If there is one thing you should know about this site is that it rarely covers new car launches. Not out of inattentiveness but out of sheer apathy. Ever since perfecting the wonders of platform sharing and streamlining product lines, the automotive industry has been a cavalcade of cookie-cutter creations with barely enough authenticity to fill a marketing tagline.
Take any modern contemporary car. Raise the suspension, put bigger wheels and a wagon body and you have an SUV. Stretch its wheelbase and it moves into a different price category even with largely the same mechanicals, just with a more aspirational sales pitch. Rinse and repeat across the board.
The business today is catastrophically boring, and annoyingly this money “optimising” product cloning strategy seems to be creeping over into the world of supercars. Take McLaren for example, makers of the brilliant F1 and the charismatic, if flawed Mercedes-McLaren SLR. The company has since adopted the strategy of using broadly the same engine attached to broadly similar chassis across its entire range.
Sure, Woking touts out the same “maintaining family DNA” or “corporate identity” and whatnot as its reasoning. However, nobody can deny that its strategy has reached its logical conclusion with a half-hearted grand tourer that looks like a 720S with down syndrome. It is nowhere near as ingenious as the F1 or even the SLR, but the expected product of too much incest if we ever saw one.
Looking at it, there really hasn’t been a car that had tried to break the mould as much as the McLaren F1. Sure, The Motor Muse has previously questioned the capability of every petrolhead’s favourite moustache in putting a car into production on his own, but his genius is undeniable.
Ever since the F1, no one has tried to do the central-seating position mashed with a V12 and helicopter-style luggage compartments in an incredibly small package since.
Instead of the F1, every car has followed the same formula as its predecessor, with varying degrees of body sizes and engine sizes. That is until Koenigsegg came along and unveiled its first four-door creation at the deserted stands of the 2020 Geneva Motor Show, the Gemera.
Koenigsegg is one of the last car companies in the world that is helmed by a true traditional automotive auteur with the engineering genius and business acumen to bring his vision to life. With a repertoire of humbling Bugatti’s billion-euro speed record attempts, Christian von Koenigsegg is no stranger to the world of stratospherically priced high-performance cars and the Gemera has the numbers to humiliate just about anything with a combustion engine, this side of a rocket-propelled shopping trolley.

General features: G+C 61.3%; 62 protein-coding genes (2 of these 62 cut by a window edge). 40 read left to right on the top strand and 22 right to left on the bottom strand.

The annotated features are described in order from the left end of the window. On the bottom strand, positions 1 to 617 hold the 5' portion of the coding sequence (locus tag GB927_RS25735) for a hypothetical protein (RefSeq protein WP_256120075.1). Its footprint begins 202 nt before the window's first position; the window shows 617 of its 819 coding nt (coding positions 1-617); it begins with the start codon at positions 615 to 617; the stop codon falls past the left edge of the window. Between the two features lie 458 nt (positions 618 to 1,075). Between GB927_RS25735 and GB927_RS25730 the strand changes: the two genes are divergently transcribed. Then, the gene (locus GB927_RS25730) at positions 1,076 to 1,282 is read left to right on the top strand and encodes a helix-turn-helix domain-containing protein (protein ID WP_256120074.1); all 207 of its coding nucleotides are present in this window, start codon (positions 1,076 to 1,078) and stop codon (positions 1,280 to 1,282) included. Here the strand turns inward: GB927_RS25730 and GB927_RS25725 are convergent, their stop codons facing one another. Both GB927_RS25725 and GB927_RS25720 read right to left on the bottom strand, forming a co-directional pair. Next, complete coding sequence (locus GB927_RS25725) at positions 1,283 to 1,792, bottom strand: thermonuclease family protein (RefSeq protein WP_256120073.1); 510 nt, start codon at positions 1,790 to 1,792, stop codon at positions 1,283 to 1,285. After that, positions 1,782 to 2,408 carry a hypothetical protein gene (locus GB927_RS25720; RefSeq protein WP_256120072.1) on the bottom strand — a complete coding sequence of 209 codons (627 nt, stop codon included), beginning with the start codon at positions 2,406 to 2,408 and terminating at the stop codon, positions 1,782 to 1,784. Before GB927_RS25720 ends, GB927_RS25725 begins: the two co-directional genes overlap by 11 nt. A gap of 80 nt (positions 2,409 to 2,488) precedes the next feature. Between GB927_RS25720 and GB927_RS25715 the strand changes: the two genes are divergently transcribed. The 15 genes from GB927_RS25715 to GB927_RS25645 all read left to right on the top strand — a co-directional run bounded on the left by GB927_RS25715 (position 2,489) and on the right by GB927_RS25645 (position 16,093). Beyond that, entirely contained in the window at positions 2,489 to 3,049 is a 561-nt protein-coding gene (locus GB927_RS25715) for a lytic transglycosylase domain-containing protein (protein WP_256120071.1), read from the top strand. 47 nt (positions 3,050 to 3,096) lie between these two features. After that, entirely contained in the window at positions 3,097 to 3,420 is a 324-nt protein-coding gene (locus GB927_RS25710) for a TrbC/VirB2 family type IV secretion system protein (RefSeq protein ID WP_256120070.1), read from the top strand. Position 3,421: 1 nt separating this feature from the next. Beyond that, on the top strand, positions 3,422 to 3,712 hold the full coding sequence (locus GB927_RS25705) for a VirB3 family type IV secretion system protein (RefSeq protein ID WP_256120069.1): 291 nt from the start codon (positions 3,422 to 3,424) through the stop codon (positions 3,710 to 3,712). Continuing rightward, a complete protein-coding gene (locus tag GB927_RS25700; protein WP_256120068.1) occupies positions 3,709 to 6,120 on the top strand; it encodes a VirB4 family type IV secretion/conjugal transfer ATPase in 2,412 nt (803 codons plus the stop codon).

With an all-wheel-drive, triple-electric motor setup paired to a three-cylinder engine, the Gemera boasts a total power output of 1270kW and 3500Nm of torque, which results in the 1850kg grand tourer that is able to sprint from a standstill to 100km/h in 1.9 seconds. Eat that Tesla.
All these incredible numbers almost sound like the ramblings of a coked-up John Z DeLorean to excite the carbon-monoxide poisoned brains of drag enthusiasts, but this is Christian after all, a man with so much ingenuity that none of his magnificent headroom was wasted on hair.
He is the brains behind Koenigsegg’s signature “Synchrohelix Actuation Doors”. The man behind the transmission-less Regera hybrid. And responsible for the Jesko’s brilliant gearbox. With a repertoire like that, he knows a thing or two about maths. Demonstrably so, the engineering that went into the Gemera is enough to give anybody who can process mental arithmetic a stiffy.
Let’s start with its layout. It is a proper four-seater with an engine in the middle. In itself, that layout is nothing new, but you don’t hear many examples of it because previous attempts like the Ferrari Dino 308 GT4 and the original Lotus Evora was a veritable feces sandwich. It just didn’t work on a practical and logical level. The Gemera, on the other hand, subverts expectations with a habitable four-seater cabin and a longitudinally-mounted engine behind it. What’s more, is that it has a generous amount of accessible and usable luggage space behind that engine. How did they do it? What is in the waters around Angelholm?
The engine itself is a staggering engineering marvel, a small 2-litre three-cylinder two-turbo unit nicknamed “Tiny Friendly Giant”. The engine’s headlining feature is Koenigsegg’s proprietary Freevalve camless design. Bereft of mechanical limitations, the tiny engine chucks out a supercar-like 447kW and 600Nm. Not to mention to maintain the aerodynamic qualities of its underbody, the exhausts are piped out the top like the Porsche 918.
Adding to its peculiar design, unlike any supercar, power from the engine is not sent to the back wheels but forward to the front wheels. The prop shaft is coupled with a single 300kW electric motor and Regera’s proprietary single-gear direct-drive transmission. That being said, sending the power forward would be the more prudent move, as the Gemera is no bum-dragger either with its rear wheels fitted with a 373kW electric motor each.
Put together, the Gemera puts out some Mind-boggling numbers from its bonkers drivetrain. 300km/h top speed in all-electric mode, 400km/h with the Tiny Friendly Giant’s aid, and 50km range on its 800V battery alone.
Koenigsegg plans to produce just 300 examples of the Gemera with prices expected to be quoted in the millions. Even so, the Gemera justifies its existence with its rule-bending engineering. It is definitely the most fascinating car since the F1, a mould-breaker that followed no rules, and considering how the rest of the industry is degenerating into predictable standardisation and spreadsheet designs, this might very well be the last revolution of its kind.